On Sept. 22, hundreds of monks passed a security cordon and chanted prayers outside her house in Rangoon. Ms. Suu Kyi came to the gate and spoke briefly in her first public appearance since her most recent arrest in May 2003. The visit was highly symbolic, as it linked the current unrest to the suppressed democracy movement. Monks in Rangoon have since begun calling for her release and the freeing of all political prisoners.

Who runs Burma?

Since 1962, the military has ruled Burma in various guises. Until 1988, dictator Ne Win promoted a socialist economy. When mismanagement led to a popular revolt, Ne Win stepped down, and a new military council was formed. It renamed the country Myanmar, switched to a market economy, then refused to hand over power after it lost the 1990 election to Suu Kyi's party.

The current junta is led by Army General Than Shwe, a hard-liner who has shown little interest in political reform. The generals say Burma must remain united under strong leadership, or risk losing territory to armed separatist groups. During the 1990s, an expanded Army seized the upper hand against some ethnic rebel groups, and signed several ceasefire deals.

Since 2003, after an international outcry over a crackdown on Suu Kyi's party, the regime has pursued what it calls a road map to democracy. Last month it finished drafting the guiding principles of a long-delayed constitution that should pave the way for elections. Opposition groups say the charter would entrench military rule and does little to satisfy ethnic groups who favor greater autonomy.

Who are Burma's international friends and foes?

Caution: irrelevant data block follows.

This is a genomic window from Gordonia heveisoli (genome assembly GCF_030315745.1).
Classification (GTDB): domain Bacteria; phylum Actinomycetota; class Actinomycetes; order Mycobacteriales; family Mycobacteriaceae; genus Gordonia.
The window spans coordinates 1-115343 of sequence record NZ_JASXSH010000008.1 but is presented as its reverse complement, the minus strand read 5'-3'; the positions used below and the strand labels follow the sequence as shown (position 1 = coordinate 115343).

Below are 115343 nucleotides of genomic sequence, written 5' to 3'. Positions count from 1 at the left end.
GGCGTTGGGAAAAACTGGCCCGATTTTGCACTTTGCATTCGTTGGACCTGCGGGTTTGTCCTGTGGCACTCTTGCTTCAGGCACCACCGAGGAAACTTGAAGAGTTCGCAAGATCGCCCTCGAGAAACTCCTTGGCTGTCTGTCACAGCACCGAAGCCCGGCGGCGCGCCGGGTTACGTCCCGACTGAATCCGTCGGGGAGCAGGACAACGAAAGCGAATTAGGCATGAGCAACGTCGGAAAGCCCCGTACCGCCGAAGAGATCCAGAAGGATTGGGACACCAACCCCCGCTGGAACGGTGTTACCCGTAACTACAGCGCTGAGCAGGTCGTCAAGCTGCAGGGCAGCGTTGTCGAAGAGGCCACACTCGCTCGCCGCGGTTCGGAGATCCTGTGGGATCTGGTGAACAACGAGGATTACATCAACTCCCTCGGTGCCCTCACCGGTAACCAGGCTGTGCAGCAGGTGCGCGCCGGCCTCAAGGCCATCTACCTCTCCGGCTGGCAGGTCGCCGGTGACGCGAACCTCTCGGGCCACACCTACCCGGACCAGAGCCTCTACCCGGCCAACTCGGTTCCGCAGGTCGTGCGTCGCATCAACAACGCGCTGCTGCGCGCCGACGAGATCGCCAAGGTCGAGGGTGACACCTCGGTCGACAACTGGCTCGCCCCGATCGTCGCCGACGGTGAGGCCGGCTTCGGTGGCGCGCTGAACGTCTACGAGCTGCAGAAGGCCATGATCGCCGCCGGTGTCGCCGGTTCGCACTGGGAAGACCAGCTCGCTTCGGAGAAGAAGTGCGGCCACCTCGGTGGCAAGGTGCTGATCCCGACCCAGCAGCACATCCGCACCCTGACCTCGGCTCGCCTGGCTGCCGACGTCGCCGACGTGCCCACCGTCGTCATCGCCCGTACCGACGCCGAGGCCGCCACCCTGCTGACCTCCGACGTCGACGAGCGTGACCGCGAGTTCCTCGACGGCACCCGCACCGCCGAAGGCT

Burma emerged from self-imposed isolation in the 1990s to join the Association of Southeast Asia Nations. It has also cultivated ties with China and, more recently, India, signing deals to exploit oil, gas, and natural resources in return for economic and diplomatic support. China has sold weaponry and provided aid to Burma to help it overcome Western sanctions imposed since the 1988 crackdown.

Observers say Beijing holds great sway in Burma and may be pushing the generals to make changes in order to maintain stability on its borders. "I think China has more weight than the UN, which is toothless and has no clue about what goes on in Burma," says Aung Zaw, an exiled activist in Thailand.

The US is a staunch critic of Burma, and has been joined by European governments, particularly former colonial power Britain. US sanctions were tightened in 2003 after a violent crackdown on Suu Kyi's supporters. President Bush unveiled further restrictions on Tuesday. Some ASEAN countries have begun criticizing Burma in public, breaking with a long-held policy of noninterference in domestic affairs.

What's likely to happen next?

Protesters are determined to press on, despite the threat of a violent suppression by authorities. Some analysts believe that the regime will try to avoid a repeat of previous bloodshed while the world is watching. But that is unlikely to sway the generals if their backs are against the wall.

Some Army officers might want to buy off protesters by offering policies to ease economic hardship. But so far the leadership has mostly ignored such advice, says Thant Myint-U, a former UN diplomat and author of "The River of Lost Footsteps: Histories of Burma." "The road map and the constitution are already a concession, in their minds," he says.

If the past is any guide, unrest may wax and wane for some months, as it did in 1988, but the regime is unlikely to collapse, say analysts. Nor do protesters expect it to, at least not overnight. For now, their hopes of momentous change appear to be outweighing caution at possible reprisals. A wild card in the volatile mix is ethnic separatists, who, sensing weakness in their military opponents, may revive their fight to wrest control of territory.